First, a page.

Here's some more information from Louis Vuitton:
Louis Vuitton announces Objets Nomades, a limited edition collection of foldable furniture and travel accessories produced in collaboration with leading international designers. These contemporary pieces will be exhibited and available in the New Bond Street Maison in December 2012. The rest of the collection will debut at Art Basel/Design Miami also in December.
Encapsulating the spirit of travel synonymous with Louis Vuitton, the travel desk, stool, hammock and lamp are all made using beautiful nomade leather and have portability at the core of their design. The pieces reference Louis Vuitton and his son Georges’ original bespoke travel commissions from the 19th Century, such as a trunk replete with a folding horsehair mattress for a trip to the Congo, or a trunk with a pull-out desk and a typewriter station. This bespoke service has been reinterpreted for the 21st Century to create a selection of collectible design items that are both beautiful in their form yet also functional in their design.
To create the collection Louis Vuitton has tapped into a pool of design talent. Founded in 1991 in Switzerland by the Neuveville trio Aurel Aebi, Armand Louis and Patrick Reymond, Atelier Oï is an international player in architecture, design and set design. Inspired by the expertise behind Louis Vuitton’s canvas trunk, they have conceived the simple yet spectacular hammock, with its sophisticated ribbons of leather and rivets gilded with fine gold.
The folding stool, also by Atelier Oi, makes use of Louis Vuitton’s leather savoir faire, drawing inspiration from the aesthetics of origami whilst embodying all the label’s values of simplicity, elegance and functionality. A special membrane works as a hinge for the leather panels, allowing the stool to be unfolded into a seat in one single movement once unbuckled from the carry strap.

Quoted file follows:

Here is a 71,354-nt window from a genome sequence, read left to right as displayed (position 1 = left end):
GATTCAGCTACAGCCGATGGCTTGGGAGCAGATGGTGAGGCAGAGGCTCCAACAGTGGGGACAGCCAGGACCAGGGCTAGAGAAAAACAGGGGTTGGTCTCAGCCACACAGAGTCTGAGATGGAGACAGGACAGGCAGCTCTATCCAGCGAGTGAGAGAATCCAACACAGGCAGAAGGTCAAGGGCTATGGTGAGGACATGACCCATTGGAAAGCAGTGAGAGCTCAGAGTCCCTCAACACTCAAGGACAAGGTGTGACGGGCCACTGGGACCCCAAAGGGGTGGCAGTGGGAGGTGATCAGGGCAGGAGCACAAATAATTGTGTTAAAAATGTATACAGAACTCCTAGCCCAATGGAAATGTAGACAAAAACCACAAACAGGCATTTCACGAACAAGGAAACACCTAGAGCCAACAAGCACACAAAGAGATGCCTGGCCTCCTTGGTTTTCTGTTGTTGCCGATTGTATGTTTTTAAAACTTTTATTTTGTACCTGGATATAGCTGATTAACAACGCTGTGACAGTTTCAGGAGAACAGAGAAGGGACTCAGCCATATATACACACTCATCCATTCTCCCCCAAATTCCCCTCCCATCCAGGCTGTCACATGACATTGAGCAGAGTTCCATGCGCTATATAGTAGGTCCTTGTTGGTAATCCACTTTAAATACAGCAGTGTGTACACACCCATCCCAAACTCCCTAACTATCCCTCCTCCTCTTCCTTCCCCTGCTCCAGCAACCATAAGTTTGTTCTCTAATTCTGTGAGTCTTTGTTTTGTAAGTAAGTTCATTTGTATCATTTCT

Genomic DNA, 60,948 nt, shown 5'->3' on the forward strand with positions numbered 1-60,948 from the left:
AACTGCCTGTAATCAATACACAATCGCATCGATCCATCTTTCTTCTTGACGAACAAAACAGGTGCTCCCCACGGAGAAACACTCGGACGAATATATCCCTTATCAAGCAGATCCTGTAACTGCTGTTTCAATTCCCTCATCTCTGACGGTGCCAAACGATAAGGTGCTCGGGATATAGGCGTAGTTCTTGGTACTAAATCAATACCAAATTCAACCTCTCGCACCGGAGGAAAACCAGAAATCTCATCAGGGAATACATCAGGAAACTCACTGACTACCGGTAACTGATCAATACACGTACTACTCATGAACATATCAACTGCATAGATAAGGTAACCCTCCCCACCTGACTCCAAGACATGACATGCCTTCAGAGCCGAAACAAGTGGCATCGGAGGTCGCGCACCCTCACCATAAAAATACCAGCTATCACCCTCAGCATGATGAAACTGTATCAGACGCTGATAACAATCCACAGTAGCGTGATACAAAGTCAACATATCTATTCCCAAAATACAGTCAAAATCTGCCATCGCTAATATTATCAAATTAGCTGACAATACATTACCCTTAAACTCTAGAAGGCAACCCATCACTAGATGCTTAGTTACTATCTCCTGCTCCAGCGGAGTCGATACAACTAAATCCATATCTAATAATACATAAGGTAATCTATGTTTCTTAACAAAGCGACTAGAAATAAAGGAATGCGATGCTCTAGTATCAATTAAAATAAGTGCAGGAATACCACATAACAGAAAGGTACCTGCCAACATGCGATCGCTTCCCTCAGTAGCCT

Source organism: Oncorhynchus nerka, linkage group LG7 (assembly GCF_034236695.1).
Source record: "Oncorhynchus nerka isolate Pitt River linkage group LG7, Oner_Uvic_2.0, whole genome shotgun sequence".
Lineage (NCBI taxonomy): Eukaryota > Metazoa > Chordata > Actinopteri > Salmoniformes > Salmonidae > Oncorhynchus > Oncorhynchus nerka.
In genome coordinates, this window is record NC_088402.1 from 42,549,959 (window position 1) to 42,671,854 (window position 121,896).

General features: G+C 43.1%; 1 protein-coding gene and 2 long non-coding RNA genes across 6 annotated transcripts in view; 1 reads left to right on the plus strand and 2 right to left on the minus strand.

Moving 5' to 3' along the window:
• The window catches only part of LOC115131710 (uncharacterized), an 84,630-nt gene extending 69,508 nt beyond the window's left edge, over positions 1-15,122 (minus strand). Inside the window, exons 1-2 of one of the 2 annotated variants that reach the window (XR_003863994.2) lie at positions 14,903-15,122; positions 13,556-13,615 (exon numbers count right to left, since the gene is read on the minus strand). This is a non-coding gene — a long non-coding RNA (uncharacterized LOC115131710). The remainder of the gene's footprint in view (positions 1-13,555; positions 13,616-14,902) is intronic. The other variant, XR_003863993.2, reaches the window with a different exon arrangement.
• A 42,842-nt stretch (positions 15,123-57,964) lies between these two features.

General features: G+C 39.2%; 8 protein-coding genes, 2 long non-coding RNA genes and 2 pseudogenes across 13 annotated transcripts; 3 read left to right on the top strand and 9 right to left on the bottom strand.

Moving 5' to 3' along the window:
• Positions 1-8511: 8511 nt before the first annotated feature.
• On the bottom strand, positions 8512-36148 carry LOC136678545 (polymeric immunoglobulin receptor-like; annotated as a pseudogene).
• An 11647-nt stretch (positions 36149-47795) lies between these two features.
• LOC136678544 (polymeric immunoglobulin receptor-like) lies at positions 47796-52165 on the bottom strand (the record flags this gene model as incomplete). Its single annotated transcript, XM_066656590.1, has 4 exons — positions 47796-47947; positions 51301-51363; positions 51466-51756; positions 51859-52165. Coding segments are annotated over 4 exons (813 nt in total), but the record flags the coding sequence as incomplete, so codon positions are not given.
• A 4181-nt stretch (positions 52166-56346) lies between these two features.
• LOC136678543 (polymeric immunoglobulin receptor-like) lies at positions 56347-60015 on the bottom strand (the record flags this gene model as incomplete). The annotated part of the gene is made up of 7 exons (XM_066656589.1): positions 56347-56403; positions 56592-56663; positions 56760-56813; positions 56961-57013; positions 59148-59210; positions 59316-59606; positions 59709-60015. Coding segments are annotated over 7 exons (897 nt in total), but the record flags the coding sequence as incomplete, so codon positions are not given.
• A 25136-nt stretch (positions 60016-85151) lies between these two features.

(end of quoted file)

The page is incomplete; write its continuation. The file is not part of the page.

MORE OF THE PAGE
After graduating from the Ecole des Arts Decoratifs in Paris, Christian Liaigre became an artistic director then an interior designer. Since 1981 he has been designing collections of simple furniture with clean lines. Inspired by nature, the portable travel desk in sycamore wood, leather and aluminium was originally created for Louis Vuitton in 1990 after a chance encounter with a Tanzania based Brit who dreamed of a desk to observe his captive-bred lion cubs that could ‘be folded up in the back of a Jeep’. It is being reissued in 2012 as part of this limited collection.
Internationally acclaimed designers Edward Barber and Jay Osgerby founded their studio in 1996 after graduating with Master’s degrees in Architecture from The Royal College of Art in London. Most recently being responsible for the design for the Olympic torch, their work is held in permanent collections around the world including the V&A Museum, London; the Metropolitan Museum of Art, New York and the Design Museum, London. Their beautiful glass bell lamp for the collection exhibits simple lines and shape, and when encased in the nomade leather carry case demonstrates how design can celebrate the traditional in a modern way.